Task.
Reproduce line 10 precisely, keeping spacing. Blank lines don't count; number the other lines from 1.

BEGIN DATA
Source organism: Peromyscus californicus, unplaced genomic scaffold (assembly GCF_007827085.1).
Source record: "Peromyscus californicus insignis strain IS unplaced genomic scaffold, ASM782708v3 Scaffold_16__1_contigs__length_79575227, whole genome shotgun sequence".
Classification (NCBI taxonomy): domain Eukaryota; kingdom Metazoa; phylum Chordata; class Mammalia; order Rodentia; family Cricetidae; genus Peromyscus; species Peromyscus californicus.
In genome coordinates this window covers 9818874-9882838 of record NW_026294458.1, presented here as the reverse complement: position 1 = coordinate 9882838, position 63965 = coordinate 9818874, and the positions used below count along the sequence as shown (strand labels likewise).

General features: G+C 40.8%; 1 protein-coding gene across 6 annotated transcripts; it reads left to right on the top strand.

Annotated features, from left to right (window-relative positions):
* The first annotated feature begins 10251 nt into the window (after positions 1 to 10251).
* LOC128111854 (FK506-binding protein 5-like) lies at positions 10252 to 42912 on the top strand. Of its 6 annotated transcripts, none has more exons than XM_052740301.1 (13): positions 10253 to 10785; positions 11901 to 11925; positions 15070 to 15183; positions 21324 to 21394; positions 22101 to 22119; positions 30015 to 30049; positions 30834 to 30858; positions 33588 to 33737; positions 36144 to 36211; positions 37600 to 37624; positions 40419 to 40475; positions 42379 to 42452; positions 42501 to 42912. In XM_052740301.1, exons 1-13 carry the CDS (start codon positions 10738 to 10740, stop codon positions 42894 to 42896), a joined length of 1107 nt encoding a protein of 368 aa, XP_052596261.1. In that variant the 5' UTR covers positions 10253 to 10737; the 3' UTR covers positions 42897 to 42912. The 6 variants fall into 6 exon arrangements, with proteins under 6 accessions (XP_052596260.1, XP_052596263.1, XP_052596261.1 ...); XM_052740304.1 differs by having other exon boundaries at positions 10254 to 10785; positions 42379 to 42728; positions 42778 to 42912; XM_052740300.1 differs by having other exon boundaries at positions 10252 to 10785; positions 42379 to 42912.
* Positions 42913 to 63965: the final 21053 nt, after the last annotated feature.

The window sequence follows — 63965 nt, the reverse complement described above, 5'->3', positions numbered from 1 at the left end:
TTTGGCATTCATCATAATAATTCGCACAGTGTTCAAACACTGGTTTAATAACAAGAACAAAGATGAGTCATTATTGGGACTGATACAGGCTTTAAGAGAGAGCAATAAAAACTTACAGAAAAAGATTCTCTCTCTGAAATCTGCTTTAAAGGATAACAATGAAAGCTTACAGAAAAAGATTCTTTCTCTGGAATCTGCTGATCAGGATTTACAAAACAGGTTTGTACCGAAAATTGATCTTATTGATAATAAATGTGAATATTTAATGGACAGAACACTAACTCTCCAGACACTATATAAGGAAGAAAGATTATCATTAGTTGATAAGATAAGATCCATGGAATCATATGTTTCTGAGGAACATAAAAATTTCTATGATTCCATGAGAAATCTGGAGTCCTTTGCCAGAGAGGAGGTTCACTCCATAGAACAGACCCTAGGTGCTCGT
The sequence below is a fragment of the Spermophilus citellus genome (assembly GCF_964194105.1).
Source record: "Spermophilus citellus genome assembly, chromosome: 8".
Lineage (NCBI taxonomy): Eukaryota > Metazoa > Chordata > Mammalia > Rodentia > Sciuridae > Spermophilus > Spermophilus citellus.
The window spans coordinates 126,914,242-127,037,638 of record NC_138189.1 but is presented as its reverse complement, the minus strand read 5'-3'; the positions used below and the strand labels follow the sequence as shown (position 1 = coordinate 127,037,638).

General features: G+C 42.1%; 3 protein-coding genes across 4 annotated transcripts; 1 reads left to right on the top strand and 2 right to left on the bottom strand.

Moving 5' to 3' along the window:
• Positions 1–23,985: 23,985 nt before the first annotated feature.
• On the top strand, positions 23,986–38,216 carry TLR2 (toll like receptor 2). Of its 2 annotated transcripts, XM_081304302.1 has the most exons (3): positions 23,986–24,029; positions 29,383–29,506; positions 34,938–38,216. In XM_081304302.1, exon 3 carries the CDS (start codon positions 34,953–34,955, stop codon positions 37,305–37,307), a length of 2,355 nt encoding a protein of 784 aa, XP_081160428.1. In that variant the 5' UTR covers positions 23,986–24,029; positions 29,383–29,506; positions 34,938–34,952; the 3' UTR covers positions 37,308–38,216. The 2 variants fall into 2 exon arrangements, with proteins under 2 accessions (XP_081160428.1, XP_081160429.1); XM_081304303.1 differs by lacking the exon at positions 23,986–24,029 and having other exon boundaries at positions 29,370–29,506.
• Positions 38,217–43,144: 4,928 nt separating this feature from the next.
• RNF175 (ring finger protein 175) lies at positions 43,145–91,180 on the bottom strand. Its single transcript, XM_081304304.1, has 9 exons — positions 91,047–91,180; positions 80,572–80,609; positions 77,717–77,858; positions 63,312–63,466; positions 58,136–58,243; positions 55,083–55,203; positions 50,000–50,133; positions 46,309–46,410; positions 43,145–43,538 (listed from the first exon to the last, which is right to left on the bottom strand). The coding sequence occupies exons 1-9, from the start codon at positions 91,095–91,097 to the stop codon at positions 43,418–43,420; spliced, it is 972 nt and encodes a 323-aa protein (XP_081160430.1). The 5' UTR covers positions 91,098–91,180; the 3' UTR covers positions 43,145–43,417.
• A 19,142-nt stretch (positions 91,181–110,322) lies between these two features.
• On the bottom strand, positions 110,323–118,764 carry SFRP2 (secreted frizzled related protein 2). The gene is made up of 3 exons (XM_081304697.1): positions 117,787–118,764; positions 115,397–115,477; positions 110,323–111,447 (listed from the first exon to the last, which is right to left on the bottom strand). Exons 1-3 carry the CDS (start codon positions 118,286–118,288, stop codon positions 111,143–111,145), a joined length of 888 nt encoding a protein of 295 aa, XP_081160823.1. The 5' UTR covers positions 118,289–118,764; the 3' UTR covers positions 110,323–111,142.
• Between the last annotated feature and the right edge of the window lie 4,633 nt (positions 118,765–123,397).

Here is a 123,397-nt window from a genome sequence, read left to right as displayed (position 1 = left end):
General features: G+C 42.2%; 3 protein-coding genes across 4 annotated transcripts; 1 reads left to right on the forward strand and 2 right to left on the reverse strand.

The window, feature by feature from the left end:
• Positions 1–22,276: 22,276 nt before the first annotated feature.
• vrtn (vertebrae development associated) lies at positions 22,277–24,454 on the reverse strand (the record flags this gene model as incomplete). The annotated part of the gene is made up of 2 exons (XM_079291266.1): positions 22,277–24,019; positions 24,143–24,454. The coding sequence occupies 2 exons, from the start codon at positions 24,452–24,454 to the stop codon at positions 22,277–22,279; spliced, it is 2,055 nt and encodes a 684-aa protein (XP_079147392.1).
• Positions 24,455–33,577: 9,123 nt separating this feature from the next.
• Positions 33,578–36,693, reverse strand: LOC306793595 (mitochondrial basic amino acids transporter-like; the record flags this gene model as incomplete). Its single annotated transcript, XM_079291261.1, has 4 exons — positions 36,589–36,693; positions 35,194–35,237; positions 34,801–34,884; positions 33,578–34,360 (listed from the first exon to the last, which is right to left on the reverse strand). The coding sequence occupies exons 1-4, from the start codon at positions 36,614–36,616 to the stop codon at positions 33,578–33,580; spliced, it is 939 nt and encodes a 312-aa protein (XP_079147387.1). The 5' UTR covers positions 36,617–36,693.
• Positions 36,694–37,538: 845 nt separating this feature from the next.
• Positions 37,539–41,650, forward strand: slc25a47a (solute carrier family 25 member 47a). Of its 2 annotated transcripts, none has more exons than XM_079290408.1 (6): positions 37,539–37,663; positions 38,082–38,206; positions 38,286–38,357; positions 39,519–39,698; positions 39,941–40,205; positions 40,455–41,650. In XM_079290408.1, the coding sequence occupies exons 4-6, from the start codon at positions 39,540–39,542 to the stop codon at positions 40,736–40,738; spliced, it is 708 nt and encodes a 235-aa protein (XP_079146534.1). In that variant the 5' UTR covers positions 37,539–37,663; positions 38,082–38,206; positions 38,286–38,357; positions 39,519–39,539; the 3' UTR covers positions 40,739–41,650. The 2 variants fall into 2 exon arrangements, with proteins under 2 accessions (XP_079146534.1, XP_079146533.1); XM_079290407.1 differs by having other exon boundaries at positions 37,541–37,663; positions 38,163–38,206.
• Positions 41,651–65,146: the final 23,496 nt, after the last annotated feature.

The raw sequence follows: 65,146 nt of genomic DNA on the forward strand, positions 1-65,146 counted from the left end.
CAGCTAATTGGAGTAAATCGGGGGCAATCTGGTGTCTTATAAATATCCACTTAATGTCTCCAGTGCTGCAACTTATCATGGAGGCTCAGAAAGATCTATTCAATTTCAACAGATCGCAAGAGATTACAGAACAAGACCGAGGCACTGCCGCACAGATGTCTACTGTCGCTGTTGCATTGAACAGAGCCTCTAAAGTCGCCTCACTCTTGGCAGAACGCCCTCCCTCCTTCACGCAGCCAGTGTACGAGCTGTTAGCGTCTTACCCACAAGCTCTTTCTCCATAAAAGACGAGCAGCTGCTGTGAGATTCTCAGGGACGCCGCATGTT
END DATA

The window sequence follows — 63965 nt, the reverse complement described above, 5'->3', positions numbered from 1 at the left end: